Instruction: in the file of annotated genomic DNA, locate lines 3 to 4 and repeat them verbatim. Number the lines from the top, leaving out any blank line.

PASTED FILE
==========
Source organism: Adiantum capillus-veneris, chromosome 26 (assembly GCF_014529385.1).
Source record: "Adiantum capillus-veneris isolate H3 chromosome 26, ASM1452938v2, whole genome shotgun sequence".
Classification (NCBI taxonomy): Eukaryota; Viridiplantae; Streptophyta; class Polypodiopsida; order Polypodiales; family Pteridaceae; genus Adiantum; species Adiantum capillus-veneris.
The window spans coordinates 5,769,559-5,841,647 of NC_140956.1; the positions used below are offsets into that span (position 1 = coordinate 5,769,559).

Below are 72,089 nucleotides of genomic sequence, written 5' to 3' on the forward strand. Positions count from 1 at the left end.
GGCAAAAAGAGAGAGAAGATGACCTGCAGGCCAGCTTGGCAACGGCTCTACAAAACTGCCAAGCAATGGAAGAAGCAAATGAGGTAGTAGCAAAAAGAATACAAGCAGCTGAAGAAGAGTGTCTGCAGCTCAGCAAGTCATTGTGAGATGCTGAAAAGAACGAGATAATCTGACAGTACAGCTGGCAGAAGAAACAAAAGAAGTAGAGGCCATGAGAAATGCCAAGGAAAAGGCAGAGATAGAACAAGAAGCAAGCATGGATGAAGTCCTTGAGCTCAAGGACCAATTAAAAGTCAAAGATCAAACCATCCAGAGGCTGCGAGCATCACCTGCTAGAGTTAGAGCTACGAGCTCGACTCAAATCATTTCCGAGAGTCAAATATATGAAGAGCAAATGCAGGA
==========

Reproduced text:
Classification (NCBI taxonomy): Eukaryota; Viridiplantae; Streptophyta; class Polypodiopsida; order Polypodiales; family Pteridaceae; genus Adiantum; species Adiantum capillus-veneris.
The window spans coordinates 5,769,559-5,841,647 of NC_140956.1; the positions used below are offsets into that span (position 1 = coordinate 5,769,559).